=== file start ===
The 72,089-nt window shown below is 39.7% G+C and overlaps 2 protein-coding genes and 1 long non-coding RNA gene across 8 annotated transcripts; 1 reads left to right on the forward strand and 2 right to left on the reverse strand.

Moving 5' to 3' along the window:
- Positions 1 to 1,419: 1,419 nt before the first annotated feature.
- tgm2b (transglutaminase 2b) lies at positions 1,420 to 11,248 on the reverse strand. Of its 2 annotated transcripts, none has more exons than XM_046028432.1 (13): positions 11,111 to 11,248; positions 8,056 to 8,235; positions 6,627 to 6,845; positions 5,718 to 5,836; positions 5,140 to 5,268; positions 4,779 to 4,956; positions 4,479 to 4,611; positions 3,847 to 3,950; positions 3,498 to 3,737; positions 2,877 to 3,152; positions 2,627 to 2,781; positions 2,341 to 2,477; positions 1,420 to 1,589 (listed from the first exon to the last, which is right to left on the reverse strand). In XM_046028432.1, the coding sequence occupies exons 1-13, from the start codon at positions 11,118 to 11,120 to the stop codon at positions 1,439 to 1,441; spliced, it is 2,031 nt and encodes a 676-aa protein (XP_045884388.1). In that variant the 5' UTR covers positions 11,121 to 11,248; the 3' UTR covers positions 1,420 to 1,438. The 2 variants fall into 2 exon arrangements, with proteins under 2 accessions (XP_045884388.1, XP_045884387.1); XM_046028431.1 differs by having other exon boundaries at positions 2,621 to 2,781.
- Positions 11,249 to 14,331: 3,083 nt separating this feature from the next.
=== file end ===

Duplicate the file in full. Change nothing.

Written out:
The 72,089-nt window shown below is 39.7% G+C and overlaps 2 protein-coding genes and 1 long non-coding RNA gene across 8 annotated transcripts; 1 reads left to right on the forward strand and 2 right to left on the reverse strand.

Moving 5' to 3' along the window:
- Positions 1 to 1,419: 1,419 nt before the first annotated feature.
- tgm2b (transglutaminase 2b) lies at positions 1,420 to 11,248 on the reverse strand. Of its 2 annotated transcripts, none has more exons than XM_046028432.1 (13): positions 11,111 to 11,248; positions 8,056 to 8,235; positions 6,627 to 6,845; positions 5,718 to 5,836; positions 5,140 to 5,268; positions 4,779 to 4,956; positions 4,479 to 4,611; positions 3,847 to 3,950; positions 3,498 to 3,737; positions 2,877 to 3,152; positions 2,627 to 2,781; positions 2,341 to 2,477; positions 1,420 to 1,589 (listed from the first exon to the last, which is right to left on the reverse strand). In XM_046028432.1, the coding sequence occupies exons 1-13, from the start codon at positions 11,118 to 11,120 to the stop codon at positions 1,439 to 1,441; spliced, it is 2,031 nt and encodes a 676-aa protein (XP_045884388.1). In that variant the 5' UTR covers positions 11,121 to 11,248; the 3' UTR covers positions 1,420 to 1,438. The 2 variants fall into 2 exon arrangements, with proteins under 2 accessions (XP_045884388.1, XP_045884387.1); XM_046028431.1 differs by having other exon boundaries at positions 2,621 to 2,781.
- Positions 11,249 to 14,331: 3,083 nt separating this feature from the next.